Single-vehicle crashes on rural two-lane highways impose a considerable risk to road users due to their higher severity outcome compared to other crashes on these facilities. Furthermore, considerable variation in the severity among various age groups (young, middle-aged, and older drivers) has been noticed, corroborating the need for analyzing age-classified data. Crash data from Alabama was compiled and classified based on the age group. For each age class, a generalized ordered logit model was developed to identify the effect of various variables on injury severity. This model can consider ordered nature of severity as well as provide flexibility in calculating the parameter estimates. Driver gender, seatbelt use, damage to the vehicle, driving on county roads, hitting a fixed object and animal, and speeding were found to be significant in all developed models. Intoxication is a significant factor that affects injury severity for young drivers. Time of day also significantly affects the injury severity for older drivers. Vehicle age and driving with invalid license were not found to affect injury severity for older drivers, while they affected the other age groups. It was shown that some factors have significant effect on the injury severity for all age groups while others have varying effect across different age groups. The results of this study highlight the importance of considering separate injury severity models for different age groups, specifically separating older drivers from others, as the difference among older drivers and others are substantial.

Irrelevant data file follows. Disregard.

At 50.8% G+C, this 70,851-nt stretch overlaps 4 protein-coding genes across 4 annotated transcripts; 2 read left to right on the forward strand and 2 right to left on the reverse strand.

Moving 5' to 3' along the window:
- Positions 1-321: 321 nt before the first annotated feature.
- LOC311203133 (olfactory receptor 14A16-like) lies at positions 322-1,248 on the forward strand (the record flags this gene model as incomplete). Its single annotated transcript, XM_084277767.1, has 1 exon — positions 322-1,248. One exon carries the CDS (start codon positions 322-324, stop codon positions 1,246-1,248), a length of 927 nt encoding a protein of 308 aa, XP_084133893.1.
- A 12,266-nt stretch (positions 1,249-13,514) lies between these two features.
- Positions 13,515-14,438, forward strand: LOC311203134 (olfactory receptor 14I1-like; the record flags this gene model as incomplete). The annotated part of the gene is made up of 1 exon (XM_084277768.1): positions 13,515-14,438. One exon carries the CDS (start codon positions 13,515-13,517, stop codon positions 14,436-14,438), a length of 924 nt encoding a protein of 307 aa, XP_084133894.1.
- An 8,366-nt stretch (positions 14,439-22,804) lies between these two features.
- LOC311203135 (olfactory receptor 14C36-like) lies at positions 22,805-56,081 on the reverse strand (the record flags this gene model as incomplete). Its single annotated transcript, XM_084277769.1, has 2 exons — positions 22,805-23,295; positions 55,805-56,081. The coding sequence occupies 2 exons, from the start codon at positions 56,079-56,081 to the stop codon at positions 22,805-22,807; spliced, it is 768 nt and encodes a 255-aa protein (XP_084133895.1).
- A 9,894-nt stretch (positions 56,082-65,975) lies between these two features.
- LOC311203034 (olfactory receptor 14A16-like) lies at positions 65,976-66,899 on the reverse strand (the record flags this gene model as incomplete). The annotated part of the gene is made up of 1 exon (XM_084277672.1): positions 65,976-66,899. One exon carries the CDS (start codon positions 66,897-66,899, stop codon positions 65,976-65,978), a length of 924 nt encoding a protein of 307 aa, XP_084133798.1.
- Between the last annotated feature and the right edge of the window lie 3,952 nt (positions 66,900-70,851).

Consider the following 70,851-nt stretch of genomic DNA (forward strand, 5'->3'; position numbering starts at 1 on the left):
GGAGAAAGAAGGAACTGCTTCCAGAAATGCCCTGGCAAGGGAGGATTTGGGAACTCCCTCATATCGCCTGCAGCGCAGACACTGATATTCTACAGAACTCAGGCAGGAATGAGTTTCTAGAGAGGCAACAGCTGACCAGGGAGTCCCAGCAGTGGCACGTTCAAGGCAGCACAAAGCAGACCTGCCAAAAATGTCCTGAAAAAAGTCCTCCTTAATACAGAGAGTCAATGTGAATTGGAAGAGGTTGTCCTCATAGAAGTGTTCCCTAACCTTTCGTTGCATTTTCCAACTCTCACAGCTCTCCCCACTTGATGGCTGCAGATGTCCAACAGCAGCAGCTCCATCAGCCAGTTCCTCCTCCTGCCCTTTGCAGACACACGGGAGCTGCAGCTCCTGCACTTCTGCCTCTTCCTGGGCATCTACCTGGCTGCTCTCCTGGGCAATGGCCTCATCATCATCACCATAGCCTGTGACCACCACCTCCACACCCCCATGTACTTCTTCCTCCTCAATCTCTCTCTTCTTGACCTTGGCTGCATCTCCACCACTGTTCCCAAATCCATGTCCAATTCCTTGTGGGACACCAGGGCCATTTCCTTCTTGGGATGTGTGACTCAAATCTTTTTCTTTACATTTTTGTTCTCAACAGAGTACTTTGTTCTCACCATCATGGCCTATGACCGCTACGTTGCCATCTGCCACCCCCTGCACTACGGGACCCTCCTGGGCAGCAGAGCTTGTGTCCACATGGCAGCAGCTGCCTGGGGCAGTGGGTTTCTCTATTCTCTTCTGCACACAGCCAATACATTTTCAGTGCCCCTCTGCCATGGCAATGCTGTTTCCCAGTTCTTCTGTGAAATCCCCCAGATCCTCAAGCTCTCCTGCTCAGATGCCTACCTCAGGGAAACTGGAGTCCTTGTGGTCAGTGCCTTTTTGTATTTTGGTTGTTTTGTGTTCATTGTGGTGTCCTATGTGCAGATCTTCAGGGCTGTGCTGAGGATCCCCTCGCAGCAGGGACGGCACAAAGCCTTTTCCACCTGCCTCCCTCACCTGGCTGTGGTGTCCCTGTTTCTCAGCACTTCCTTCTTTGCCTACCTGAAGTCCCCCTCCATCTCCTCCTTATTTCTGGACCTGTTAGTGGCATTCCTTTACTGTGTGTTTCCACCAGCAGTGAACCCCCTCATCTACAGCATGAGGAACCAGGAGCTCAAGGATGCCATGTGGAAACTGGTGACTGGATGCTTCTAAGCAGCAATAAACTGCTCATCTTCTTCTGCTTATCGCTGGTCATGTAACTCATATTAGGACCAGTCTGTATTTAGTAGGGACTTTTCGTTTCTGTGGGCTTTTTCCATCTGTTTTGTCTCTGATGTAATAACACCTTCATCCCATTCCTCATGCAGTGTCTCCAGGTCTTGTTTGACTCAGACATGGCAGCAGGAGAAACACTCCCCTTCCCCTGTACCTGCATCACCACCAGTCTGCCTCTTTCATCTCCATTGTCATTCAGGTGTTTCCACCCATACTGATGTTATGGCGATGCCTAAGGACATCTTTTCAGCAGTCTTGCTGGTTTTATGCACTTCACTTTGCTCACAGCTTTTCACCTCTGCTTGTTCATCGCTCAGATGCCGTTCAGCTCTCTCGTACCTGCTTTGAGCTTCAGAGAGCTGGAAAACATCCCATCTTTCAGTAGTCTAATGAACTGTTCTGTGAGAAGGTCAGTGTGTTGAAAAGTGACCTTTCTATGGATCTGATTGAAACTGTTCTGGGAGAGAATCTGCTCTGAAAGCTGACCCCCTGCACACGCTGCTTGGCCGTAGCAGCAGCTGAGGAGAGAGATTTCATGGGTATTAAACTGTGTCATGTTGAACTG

Keywords: Age Difference; Single-Vehicle Crash; Rural Two-Lane Highways; Generalized Ordered Logit Model
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Timing actuated traffic signals is usually done by methodologies considering minimizing delay times, stop times, queue length etc. as the core idea. In none of such methodologies the effects of other adjacent intersections are considered. In other words, there is no control over queue congestion in such methodologies. In the proposed algorithm of traffic signs optimization, using an internal (RT/IMPOST) metering policy maintains an optimum queue length ratio within the network. In this method, the effect of upstream intersection is considered in timing procedure. In this paper a traffic signals optimization method is elaborated and proposed for the whole network and has been particularized in three aspects: 1) The queue length ratio within the whole network: in this aspect, the queue length ratio has been conserved within an optimum interval 2) the queue time ratio: the time ratio of vehicles movement in congested condition to the free flow condition has been restricted and 3) the queue speed ratio: in this case the proportion of vehicles speed in congested condition to free flow speed has been restricted and conserved. The aim of these algorithms is to minimize the difference of queue length, time and speed ratios with their corresponding optimum values which could lead into a more optimized timing and determining efficient green phase timing for each intersection. With comparison of the results taken from each of these three algorithms, it was cleared up that queue length ratio algorithm has better results for oversaturated networks and could ameliorate the traffic conditions better compared to the other algorithms.
Keywords: Network internal metering, queue length ratio algorithm, queue time ratio algorithm, queue speed ratio algorithm, traffic signals coordination